Japanâ€™s finance ministry has reportedly leveraged 80 tons of gold to help fund part of its huge stimulus package aimed at combating the coronavirus crisis. The Asian country, which is saddled with public debt twice the size of its economy, is under pressure to find non-tax revenues to cover the rising cost of spending to deal with the health crisis.
The Covid-19-induced recession has seen Japanâ€™s tax revenues drop, leaving a significant hole in its budget. According to a report, before this â€œrare arrangement,â€ Japanâ€™s finance ministry would normally â€œtap reserves set aside as special accounts, and profits the Bank of Japan (BOJ) and other agencies return to state coffers after they close their annual books.â€
However, this yearâ€™s recession has forced the ministry to enter into an arrangement that involves the BOJ as well. Explaining how the deal was carried out, the report says:
Meanwhile, the report quotes two anonymous individuals who reveal that from the gold sale, the ministryâ€™s â€œdivision in charge of debt management gained proceeds worth $4.84 billion (500 billion yen).â€ The individuals add that these proceeds will â€œfinance a new fund aimed at boosting research and development at universities.â€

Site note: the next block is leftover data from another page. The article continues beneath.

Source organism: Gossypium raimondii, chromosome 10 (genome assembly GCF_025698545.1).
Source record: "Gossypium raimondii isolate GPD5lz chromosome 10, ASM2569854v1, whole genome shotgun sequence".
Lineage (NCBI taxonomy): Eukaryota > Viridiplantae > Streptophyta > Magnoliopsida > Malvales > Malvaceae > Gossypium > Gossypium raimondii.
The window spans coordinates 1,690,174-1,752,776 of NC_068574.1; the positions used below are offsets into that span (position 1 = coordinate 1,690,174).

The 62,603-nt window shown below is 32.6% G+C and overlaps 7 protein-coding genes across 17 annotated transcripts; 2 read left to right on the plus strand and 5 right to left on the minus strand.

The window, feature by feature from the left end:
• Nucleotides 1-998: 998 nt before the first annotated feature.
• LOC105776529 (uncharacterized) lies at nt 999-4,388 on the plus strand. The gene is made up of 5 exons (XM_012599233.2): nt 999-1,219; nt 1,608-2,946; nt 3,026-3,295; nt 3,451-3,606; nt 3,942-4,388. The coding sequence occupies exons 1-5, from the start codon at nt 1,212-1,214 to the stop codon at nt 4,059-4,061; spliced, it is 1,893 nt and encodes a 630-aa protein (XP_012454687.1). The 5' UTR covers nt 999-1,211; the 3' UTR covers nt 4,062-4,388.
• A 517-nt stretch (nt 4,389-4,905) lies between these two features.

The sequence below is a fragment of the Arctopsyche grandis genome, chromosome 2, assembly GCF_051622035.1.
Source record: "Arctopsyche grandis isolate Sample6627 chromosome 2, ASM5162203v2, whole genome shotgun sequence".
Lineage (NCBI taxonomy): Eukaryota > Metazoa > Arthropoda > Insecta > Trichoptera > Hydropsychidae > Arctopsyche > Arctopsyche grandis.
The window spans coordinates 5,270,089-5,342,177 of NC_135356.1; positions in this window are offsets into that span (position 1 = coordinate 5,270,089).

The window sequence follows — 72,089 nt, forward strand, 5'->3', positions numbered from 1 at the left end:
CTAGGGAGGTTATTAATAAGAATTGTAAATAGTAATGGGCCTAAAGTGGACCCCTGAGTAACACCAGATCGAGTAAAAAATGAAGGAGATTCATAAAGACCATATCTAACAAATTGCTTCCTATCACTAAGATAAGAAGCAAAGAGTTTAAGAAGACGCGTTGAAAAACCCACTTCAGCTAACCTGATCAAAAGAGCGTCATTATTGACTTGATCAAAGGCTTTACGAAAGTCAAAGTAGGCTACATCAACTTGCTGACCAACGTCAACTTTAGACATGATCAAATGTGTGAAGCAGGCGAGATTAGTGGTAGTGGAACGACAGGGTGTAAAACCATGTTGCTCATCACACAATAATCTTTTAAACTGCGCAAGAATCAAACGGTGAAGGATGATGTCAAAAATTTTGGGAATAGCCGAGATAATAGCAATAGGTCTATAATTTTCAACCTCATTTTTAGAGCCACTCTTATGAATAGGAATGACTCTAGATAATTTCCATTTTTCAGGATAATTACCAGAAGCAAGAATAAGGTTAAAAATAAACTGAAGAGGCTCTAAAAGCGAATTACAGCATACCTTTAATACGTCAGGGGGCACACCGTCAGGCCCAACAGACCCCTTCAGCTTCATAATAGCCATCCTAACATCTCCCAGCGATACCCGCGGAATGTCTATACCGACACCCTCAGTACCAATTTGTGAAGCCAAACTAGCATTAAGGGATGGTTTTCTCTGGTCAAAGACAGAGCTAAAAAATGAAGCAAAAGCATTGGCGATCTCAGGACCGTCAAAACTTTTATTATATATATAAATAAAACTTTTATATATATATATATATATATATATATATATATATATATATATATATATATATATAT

In the meantime, the BOJ announced on the same day that â€œit would buy dollars from the ministry as a precaution against any market disruptions caused by the pandemic.â€ According to the analysts interviewed, Japan may have resorted to this approach because it â€œwanted to avoid issuing too much debt or using taxpayersâ€™ money for the fund.â€
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